- The Washington Times - Tuesday, December 12, 2000

In 1995, Congress ordered city officials to draw up a master facilities plan for schools. The city's leaders, in turn, asked parents and other taxpayers to participate in the effort. Together, they have drafted a blueprint that should guide the city's school renovation efforts for years to come.

Among other things, it calls either for modernizing or replacing each of the city's school houses over the next 15 years at a cost of some $2 billion. Schools from every part of the city are included in each phase of the construction effort, the better to ensure no geographic region benefits more than another.

To get some idea of the job ahead, consider the proposal for H.D. Woodson, which calls for building a new public high school to replace the seven-story monstrosity that opened in 1972. The plan's authors came to that conclusion after much debate regarding demographics, finances and Woodson's academic situation. "The tower has too many problems (with) heating, cooling, security," they said in a preliminary report. "Woodson's facilities, academic designs and electrical/ mechanical systems are woefully inadequate." The estimated cost of modernizing Woodson is $32 million, and rebuilding it would cost about $40 million.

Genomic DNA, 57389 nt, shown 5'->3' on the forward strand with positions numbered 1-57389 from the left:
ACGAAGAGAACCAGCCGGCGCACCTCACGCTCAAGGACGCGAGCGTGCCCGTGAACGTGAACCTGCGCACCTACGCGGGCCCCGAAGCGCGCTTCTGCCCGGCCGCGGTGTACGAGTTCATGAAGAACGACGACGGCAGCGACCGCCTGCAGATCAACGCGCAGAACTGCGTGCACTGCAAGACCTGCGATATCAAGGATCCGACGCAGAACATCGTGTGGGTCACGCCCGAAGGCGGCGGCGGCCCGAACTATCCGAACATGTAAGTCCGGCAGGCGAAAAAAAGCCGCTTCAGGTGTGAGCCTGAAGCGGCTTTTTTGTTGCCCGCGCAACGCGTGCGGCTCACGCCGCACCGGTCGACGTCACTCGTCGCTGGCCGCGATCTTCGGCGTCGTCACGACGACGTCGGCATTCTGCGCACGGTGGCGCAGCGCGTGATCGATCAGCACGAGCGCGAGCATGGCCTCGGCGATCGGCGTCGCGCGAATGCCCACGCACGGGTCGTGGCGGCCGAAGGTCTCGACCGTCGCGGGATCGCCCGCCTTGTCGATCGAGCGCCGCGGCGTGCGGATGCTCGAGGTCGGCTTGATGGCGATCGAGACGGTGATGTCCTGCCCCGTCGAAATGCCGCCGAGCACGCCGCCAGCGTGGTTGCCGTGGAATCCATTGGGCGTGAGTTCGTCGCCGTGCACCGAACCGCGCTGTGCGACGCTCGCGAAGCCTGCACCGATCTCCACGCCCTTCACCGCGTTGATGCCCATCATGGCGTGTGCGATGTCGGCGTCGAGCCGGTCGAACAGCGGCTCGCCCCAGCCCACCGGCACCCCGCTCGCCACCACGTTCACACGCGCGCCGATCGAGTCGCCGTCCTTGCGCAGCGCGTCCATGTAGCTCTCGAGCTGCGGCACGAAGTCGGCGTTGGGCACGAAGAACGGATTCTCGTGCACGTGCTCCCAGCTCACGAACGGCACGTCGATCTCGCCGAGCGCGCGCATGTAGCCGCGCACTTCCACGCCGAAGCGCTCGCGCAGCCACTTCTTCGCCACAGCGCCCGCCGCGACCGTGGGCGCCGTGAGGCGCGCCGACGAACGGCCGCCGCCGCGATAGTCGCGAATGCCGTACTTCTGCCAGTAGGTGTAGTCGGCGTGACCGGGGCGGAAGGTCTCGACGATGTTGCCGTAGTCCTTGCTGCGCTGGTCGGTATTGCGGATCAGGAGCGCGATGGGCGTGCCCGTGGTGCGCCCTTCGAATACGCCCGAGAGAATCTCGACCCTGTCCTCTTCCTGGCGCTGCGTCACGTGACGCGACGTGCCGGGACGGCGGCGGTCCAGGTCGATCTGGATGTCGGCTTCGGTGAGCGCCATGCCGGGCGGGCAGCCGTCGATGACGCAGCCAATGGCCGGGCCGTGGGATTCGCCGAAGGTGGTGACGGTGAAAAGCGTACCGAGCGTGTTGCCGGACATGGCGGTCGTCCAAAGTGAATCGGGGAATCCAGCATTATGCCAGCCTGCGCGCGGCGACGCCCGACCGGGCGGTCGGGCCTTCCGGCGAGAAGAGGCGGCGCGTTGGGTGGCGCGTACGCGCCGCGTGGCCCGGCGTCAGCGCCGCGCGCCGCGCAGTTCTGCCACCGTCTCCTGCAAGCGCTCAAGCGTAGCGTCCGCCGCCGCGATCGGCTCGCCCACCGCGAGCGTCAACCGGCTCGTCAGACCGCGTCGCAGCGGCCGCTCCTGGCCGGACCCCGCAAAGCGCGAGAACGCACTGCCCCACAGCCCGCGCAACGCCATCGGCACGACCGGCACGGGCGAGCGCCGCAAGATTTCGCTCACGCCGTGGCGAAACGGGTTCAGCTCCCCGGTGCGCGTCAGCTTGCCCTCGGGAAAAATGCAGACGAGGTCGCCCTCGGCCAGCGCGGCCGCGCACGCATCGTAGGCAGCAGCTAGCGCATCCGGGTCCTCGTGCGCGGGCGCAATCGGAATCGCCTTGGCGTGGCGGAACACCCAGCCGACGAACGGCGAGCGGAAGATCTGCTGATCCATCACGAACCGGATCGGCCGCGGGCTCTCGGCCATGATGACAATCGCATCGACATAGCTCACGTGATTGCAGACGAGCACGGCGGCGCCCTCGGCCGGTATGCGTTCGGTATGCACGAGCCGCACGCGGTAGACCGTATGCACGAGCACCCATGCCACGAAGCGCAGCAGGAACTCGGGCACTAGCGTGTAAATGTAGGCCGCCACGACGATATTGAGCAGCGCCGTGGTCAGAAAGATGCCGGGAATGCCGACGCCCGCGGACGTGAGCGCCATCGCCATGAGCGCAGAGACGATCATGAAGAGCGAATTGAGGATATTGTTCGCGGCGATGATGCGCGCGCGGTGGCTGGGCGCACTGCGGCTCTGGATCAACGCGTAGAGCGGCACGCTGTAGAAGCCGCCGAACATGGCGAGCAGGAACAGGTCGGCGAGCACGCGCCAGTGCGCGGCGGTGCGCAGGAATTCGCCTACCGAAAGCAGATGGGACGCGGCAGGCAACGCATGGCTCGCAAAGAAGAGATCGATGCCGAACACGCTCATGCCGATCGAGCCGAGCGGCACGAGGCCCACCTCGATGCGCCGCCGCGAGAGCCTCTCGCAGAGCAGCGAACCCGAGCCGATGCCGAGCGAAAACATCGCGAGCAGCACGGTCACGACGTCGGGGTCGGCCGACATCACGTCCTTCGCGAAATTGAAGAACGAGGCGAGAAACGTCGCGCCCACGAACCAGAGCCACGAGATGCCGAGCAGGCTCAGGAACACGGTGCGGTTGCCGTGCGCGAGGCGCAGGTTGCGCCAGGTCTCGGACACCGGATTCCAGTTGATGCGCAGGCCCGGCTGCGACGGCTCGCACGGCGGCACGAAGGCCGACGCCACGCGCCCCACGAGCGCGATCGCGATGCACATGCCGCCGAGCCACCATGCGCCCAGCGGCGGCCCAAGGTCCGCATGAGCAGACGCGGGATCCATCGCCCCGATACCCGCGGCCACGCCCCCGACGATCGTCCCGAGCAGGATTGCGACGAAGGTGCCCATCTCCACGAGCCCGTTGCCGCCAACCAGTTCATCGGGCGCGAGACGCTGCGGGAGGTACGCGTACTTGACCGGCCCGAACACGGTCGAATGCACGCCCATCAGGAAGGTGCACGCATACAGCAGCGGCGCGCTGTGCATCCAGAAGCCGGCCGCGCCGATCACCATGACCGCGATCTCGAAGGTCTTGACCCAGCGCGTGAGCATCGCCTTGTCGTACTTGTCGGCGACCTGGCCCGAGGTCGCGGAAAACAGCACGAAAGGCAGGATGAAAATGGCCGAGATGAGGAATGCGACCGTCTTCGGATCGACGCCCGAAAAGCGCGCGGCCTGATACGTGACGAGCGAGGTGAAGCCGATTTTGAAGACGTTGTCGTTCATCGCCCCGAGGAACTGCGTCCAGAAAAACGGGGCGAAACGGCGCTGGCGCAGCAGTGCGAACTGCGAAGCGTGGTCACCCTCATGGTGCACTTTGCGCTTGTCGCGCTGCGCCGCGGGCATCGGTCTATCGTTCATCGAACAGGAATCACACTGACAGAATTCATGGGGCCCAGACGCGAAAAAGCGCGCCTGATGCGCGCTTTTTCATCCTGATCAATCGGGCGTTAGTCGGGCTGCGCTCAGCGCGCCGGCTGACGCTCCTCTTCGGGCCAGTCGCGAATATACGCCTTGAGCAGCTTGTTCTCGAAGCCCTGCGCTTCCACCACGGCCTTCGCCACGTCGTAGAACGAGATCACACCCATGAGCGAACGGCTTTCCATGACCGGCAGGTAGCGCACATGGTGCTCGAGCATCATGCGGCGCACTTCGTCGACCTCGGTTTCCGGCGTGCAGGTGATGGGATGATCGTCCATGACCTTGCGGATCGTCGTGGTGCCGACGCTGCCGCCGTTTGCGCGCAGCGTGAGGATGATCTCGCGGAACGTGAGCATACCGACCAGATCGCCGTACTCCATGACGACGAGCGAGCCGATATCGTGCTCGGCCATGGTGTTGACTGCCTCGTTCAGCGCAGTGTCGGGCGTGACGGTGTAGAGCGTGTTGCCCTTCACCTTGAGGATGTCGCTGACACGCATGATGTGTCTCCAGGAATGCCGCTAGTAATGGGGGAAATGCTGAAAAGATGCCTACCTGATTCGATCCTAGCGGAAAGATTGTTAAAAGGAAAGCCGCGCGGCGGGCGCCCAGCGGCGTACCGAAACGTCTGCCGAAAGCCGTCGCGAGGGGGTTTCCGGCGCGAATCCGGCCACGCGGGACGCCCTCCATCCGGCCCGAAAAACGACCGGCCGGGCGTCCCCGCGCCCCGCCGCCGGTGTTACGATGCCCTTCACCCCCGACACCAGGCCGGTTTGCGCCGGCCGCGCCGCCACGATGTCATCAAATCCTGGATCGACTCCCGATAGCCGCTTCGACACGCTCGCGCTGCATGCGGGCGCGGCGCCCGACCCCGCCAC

Carefully left undiscussed in the report are the inevitable closing and consolidation of some schools in the city. The D.C. school system has lost at least 21,000 students since the early 1990s. Most of those students fled the city alongside their parents, and several thousand others attend charter schools that now occupy some of those closed public facilities.

It's now up to city officials the D.C. school board, city council, mayor and financial control board to do a couple of things. The first order of business is to adopt the master facilities plan drawn up by taxpayers who met for many months in all eight wards, weighing a variety of options before making their proposal. The $2 billion price tag on this proposal is bound to be controversial. But no one expects the $2 billion to be in the bank right now. One way to start raising the money would be for the mayor and the council to get busy selling the dozen or so schools that are dry rotting around the city.

Another issue bound to invite questions has to do with the upcoming release of 2000 census data showing shifts in school-age populations around the city. City officials can modify this draft plan accordingly, but shouldn't use the data as an excuse to scrap it. City taxpayers have lived up to their end of the school planning process. Now the city's leaders must do the same.

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